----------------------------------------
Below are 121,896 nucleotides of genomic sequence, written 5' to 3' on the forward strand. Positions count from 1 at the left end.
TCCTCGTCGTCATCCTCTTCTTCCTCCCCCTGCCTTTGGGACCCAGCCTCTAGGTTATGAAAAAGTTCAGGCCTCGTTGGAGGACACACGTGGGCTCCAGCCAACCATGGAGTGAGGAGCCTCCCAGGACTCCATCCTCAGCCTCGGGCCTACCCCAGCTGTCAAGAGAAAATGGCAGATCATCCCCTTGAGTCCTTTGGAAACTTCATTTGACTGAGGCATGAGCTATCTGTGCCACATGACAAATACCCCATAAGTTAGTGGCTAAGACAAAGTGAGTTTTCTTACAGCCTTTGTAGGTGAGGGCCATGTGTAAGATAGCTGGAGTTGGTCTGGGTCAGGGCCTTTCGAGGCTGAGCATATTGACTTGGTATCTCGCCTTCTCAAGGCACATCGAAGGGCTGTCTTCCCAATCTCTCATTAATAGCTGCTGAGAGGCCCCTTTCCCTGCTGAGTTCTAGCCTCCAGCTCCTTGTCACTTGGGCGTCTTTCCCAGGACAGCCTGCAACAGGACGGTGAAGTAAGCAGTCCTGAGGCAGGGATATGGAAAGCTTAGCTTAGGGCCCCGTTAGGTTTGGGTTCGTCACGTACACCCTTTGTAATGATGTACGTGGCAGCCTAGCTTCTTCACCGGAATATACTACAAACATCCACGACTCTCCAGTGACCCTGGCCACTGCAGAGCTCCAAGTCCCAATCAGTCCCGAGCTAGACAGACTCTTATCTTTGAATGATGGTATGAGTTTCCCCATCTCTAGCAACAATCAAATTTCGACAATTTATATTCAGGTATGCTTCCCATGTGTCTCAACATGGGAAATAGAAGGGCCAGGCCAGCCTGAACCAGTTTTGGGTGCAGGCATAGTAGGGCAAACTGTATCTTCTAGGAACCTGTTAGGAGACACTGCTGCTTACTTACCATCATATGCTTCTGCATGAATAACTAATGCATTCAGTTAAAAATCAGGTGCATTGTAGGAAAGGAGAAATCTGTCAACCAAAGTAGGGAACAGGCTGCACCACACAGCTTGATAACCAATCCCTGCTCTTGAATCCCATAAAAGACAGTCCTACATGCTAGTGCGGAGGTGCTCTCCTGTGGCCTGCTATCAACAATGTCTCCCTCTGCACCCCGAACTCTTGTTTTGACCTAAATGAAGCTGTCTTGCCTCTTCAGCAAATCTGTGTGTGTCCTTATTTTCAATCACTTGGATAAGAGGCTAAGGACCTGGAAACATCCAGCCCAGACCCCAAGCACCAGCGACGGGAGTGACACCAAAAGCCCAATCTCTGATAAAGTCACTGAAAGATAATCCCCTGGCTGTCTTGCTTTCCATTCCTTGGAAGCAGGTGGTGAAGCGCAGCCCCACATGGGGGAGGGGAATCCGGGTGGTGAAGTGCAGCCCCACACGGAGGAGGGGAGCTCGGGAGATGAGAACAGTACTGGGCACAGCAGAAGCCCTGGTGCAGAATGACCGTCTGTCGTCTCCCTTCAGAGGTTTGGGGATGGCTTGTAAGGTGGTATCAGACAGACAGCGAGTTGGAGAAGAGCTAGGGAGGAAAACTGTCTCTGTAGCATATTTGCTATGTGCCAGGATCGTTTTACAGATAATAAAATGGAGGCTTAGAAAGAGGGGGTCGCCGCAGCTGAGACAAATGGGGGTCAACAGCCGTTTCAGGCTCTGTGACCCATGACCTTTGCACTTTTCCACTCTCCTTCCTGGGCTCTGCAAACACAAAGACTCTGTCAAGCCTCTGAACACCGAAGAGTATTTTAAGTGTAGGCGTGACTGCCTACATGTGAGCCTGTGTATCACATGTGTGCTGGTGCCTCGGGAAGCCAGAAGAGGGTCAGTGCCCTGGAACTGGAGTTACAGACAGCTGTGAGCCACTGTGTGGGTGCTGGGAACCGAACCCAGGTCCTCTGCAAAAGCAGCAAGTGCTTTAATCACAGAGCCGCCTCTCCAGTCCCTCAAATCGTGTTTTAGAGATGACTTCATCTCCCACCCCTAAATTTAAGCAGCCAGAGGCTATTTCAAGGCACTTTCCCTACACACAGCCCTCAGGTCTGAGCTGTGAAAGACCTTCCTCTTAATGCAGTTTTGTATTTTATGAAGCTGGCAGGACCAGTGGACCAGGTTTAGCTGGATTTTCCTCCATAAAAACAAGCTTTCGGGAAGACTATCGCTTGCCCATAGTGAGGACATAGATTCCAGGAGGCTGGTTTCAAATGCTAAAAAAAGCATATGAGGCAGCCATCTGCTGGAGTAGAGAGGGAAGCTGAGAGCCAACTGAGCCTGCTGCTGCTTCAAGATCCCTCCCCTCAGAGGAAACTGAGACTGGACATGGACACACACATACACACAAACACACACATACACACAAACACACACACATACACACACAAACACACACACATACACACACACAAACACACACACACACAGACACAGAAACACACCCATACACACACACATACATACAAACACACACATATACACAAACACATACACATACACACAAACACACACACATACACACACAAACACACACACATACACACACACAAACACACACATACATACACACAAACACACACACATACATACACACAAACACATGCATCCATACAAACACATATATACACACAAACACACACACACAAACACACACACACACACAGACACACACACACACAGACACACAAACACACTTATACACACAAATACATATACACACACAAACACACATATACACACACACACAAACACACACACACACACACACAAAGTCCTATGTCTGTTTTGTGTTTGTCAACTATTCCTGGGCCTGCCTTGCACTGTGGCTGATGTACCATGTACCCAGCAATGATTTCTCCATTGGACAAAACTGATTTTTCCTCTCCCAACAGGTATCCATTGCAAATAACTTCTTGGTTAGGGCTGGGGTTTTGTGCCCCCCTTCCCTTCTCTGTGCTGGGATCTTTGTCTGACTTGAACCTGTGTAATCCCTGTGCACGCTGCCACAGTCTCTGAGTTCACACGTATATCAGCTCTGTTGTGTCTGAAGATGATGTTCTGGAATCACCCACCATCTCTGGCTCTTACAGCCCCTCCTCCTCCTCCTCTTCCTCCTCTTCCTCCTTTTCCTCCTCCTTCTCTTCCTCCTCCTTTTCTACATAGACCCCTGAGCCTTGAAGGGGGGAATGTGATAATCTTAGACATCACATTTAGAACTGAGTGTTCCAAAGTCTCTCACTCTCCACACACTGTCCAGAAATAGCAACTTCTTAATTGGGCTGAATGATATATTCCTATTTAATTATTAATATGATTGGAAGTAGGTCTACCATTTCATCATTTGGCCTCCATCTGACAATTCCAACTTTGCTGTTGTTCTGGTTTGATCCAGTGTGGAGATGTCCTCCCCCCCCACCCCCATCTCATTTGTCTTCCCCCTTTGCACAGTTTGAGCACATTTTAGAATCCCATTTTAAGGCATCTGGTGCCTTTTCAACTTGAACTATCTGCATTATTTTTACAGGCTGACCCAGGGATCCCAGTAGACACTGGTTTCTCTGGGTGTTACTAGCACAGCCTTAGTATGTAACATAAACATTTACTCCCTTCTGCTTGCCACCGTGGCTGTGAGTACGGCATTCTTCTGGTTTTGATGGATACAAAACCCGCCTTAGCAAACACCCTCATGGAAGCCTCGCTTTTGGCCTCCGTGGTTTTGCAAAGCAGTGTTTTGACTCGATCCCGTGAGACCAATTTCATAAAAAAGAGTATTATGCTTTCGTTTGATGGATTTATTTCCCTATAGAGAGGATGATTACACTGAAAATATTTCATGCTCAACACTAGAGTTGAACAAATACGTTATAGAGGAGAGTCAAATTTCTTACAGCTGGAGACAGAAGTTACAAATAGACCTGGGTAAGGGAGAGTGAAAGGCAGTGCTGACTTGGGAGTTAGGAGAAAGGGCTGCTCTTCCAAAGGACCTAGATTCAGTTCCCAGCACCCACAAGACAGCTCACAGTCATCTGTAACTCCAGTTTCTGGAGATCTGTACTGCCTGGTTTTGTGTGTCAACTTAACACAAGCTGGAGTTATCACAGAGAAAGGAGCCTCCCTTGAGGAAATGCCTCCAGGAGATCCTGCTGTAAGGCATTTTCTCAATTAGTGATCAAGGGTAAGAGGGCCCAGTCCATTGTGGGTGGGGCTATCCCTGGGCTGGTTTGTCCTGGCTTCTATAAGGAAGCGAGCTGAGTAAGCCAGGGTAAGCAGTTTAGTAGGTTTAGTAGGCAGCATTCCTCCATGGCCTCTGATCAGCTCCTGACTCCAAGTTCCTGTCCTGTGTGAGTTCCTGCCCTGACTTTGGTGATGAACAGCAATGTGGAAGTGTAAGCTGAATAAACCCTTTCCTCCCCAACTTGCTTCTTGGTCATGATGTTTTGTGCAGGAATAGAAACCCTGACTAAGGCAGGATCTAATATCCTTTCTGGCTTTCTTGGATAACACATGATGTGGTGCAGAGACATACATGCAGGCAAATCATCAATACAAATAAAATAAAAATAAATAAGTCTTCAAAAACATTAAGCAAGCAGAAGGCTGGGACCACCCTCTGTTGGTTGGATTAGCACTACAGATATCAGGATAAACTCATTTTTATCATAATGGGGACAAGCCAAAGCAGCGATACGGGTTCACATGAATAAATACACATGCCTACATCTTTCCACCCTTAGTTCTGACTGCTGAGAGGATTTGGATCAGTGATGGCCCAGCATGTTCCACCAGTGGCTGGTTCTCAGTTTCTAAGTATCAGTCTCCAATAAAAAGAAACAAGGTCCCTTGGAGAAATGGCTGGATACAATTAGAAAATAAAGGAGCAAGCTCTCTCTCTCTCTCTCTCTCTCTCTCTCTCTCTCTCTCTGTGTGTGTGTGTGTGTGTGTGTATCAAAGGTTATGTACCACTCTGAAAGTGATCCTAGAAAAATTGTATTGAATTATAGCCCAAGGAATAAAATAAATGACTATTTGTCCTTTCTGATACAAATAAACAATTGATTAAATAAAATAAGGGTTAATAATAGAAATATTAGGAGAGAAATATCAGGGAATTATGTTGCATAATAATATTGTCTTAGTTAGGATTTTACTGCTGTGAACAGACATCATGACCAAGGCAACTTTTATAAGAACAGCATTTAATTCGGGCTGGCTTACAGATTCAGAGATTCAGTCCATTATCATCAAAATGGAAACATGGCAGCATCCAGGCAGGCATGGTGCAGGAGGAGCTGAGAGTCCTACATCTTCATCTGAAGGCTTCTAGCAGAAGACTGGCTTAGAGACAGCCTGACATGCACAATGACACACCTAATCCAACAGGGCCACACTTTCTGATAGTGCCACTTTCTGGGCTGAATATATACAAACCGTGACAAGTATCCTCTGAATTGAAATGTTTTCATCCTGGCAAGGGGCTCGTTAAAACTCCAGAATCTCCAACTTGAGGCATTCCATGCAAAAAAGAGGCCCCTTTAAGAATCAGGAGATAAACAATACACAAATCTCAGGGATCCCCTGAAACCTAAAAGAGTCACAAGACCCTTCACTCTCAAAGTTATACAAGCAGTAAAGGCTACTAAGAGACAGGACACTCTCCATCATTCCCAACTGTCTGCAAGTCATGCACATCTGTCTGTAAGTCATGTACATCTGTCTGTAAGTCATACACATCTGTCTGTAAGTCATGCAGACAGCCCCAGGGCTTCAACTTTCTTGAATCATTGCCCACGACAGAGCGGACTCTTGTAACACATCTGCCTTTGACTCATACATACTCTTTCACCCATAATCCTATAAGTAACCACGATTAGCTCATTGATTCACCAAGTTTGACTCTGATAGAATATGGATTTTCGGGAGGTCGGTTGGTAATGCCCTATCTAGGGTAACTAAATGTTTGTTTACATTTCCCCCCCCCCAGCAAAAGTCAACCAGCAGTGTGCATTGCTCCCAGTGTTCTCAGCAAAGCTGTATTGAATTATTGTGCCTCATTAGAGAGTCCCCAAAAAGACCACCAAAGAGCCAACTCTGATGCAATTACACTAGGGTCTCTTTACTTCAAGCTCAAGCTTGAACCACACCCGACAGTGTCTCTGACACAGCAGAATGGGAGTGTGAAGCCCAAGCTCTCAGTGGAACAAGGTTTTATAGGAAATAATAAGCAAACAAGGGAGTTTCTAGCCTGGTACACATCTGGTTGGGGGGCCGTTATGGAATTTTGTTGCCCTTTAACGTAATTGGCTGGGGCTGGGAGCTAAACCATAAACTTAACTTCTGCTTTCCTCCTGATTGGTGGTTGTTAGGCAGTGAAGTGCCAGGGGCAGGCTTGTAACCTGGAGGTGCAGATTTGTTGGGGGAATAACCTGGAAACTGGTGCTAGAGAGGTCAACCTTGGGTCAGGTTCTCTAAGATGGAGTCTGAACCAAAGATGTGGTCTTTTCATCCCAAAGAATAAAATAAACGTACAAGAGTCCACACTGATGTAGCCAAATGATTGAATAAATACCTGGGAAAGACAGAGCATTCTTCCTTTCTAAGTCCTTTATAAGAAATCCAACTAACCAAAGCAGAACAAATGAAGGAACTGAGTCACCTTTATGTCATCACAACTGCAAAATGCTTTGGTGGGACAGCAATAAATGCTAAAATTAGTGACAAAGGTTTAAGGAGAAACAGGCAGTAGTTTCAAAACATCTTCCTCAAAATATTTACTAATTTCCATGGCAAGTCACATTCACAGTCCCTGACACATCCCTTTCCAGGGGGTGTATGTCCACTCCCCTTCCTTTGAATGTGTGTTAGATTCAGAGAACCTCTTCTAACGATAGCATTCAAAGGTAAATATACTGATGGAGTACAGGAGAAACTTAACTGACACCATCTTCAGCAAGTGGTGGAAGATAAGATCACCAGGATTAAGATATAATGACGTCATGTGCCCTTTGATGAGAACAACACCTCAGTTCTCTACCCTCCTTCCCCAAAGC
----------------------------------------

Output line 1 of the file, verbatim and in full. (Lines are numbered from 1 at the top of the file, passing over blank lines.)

Below are 121,896 nucleotides of genomic sequence, written 5' to 3' on the forward strand. Positions count from 1 at the left end.